This brings us back to Osama. His beautiful gentle face is, in one sense, the face of one side of a war. Both Osama's side and Empire's side strongly appeal to the make believe of justice in pursuing what they want. I wonder how many of you, lovely readers, have a real sense of Osama's legitimate wants--the ones underlying his violent rhetoric? Have you ever read his two fatwa? Here's his 1996 fatwa. Its language so strongly appeals to the make-believe of justice.

I wonder how many of you, dear readers, have considered the wants of Osama bin Laden--the wants which motivated his attacks on September 11 and prior to that against U.S. embassies, U.S. warships, etc.? Have you been able to dispassionately consider what was driving him?

Wikipedia has an interesting article on motivations for the September 11 attacks--drawn from Osama's fatawa and interviews with him. He was concerned about, among other things: U.S. sanctions against Iraq, U.S. forces deployed in Islam's most holy nation (Saudi Arabia), and U.S. support of Israel against the Palestinians.

What's really fascinating is that all these actions by Empire (the U.S. et al.), and the violence which accompanied them, were motivated identically to Osama et al.'s motivation--appeals to justice. Sanctions against Iraq were statedly in pursuit of justice for Kuwait. U.S./Empire support of Israel grew (arguably) out of pursuit of justice for Jews after World War II.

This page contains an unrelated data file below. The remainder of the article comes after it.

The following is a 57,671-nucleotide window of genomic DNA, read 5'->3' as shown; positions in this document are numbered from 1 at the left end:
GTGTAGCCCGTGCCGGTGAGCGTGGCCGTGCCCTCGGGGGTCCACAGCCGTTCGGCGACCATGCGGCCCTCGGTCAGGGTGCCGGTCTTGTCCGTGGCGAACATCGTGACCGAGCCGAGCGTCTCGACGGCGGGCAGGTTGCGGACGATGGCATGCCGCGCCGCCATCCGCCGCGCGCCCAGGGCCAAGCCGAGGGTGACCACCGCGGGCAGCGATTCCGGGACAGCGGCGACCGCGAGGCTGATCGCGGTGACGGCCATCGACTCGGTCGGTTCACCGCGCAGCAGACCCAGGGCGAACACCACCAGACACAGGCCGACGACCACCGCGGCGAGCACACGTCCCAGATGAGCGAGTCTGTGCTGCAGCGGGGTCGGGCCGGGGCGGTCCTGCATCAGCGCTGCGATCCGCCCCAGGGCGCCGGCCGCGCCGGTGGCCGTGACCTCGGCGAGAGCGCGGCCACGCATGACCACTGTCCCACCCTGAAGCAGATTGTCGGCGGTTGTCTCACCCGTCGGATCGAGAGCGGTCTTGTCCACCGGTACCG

That is to say--all the violence on both sides was, and continues to be, in response to previous violence, with strong appeals to justice. Obama has himself strongly appealed to justice over the last several days since Empire killed Osama. The problem with the make believe of justice is that what looks like justice to one side never looks like justice to the other. Osama's friends and associates don't see his death as justice, and are calling for and will doubtless carry out more violence in pursuit of justice regarding Osama's death. Similarly, America/Empire didn't see it as justice when Osama and associates carried out violent death on 9-11, or in embassy bombings etc. The ongoing violence is never going to end with a justice which everyone feels is just. The only way it is ever going to end is when someone decides to forgive. But that is a subject for a different post.

My main point here was that somehow, for me, Osama's face, so plastered all over the news recently, has come to powerfully represent this whole make believe of justice, and its futility, and the futility and self-perpetuating nature of the myth of redemptive violence, which percolates somehow through both of these major cultures (Western and Arabic) and both of these major religions (Christianity and Islam).